It was difficult to read Matt Saccaro’s article At What Point Does Being a Heterosexual Male Become Objectifying Women? here on Thought Catalog. He seems to be self-flagellating for feeling physically attracted to women. I kept poring over the text, looking for some sign of satire, but finding nothing. Could this man possibly be so turned around that he’s ashamed to notice the physical assets of a woman he’s dating? Does he really think feminism calls for complete denial that we even inhabit bodies at all?
When you’re on a date, part of the goal is to determine attraction. For people who enjoy sex, romantic relationships involve a lot of interaction with your partner’s body. It’s important for that to be a pleasant experience. How would you know if you’ll like it if you’re afraid to even look at it?
In the context of a date, assessment of physical qualities is expected. It’s an environment where two people have chosen to come together to determine whether or not they’d like to crawl into the same bed someday or maybe make pancakes or go camping or have a bunch of kids together and get a dog. It’s not the same as walking down the street and leering at a stranger’s ass. This is someone who has invited you to (discreetly) take a peek and who will be doing the same.
Feminism talks about objectification not to scare heterosexual men from being attracted to women’s bodies, but to prevent things like street harassment, harmful media imagery, and the systemic trivialization of women in the world of power and influence.
If you want to know when you’ve crossed the line into objectification, take a look at the emails from Epsilon Iota, littered with references to bitches and rape. This is misogyny. This is a real attitude that exists in the world. This is what we fight.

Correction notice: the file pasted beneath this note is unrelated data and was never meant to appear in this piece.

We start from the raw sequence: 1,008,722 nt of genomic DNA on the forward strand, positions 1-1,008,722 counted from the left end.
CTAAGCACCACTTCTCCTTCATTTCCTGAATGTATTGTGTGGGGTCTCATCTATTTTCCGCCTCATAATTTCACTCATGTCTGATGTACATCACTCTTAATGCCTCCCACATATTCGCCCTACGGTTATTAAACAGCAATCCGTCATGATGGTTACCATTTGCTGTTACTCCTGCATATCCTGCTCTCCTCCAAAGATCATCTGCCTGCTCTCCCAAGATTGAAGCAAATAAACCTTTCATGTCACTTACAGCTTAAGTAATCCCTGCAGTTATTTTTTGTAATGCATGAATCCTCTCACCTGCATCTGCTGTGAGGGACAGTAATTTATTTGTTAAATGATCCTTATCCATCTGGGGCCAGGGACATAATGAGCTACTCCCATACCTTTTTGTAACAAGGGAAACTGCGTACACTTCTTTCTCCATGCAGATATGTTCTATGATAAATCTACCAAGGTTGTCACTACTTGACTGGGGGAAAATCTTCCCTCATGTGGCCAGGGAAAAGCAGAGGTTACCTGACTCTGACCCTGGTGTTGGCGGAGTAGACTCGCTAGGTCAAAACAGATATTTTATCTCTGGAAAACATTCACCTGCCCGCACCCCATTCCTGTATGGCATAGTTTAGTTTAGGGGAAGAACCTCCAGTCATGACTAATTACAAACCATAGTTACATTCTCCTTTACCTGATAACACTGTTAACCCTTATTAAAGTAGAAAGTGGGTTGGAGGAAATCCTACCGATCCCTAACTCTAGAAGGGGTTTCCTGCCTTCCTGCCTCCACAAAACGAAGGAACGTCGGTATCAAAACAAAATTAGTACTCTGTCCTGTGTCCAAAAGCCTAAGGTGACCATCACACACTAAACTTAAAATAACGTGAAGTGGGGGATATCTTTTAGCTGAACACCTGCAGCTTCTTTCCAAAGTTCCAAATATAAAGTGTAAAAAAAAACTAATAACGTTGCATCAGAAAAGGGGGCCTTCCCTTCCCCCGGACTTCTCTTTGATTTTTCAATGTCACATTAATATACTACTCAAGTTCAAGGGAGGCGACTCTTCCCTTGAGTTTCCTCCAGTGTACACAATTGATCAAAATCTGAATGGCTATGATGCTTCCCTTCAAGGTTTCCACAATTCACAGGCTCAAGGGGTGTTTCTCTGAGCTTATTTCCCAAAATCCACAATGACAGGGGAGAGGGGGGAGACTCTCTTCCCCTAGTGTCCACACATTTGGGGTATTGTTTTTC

When a group of influential men agree that women are nothing more than receptacles for cocks and semen, then we have a problem. Then we have the pervasive belief that women are lesser beings, dumb playthings to be used and discarded—a belief that allows men on success trajectories to bond with each other. They pat each other on the back and share stories of conquests as they rise into their rightful place of financial and political power.
Feminism fights against “men” like that and men who yell on streets and the media’s insistence that we should be stick figures with big tits. It fights against language that reinforces these beliefs. It fights against the oppression of women as second-class citizens in other parts of the world and human trafficking and sex slavery.
Feminism does not fight against men noticing their dates’ bodies. It is not intended to shame you for your natural feelings of attraction. What you do with them and how/if you choose to articulate those feelings matters. But looking in the context of a date? No. You’re human. Stop beating yourself up.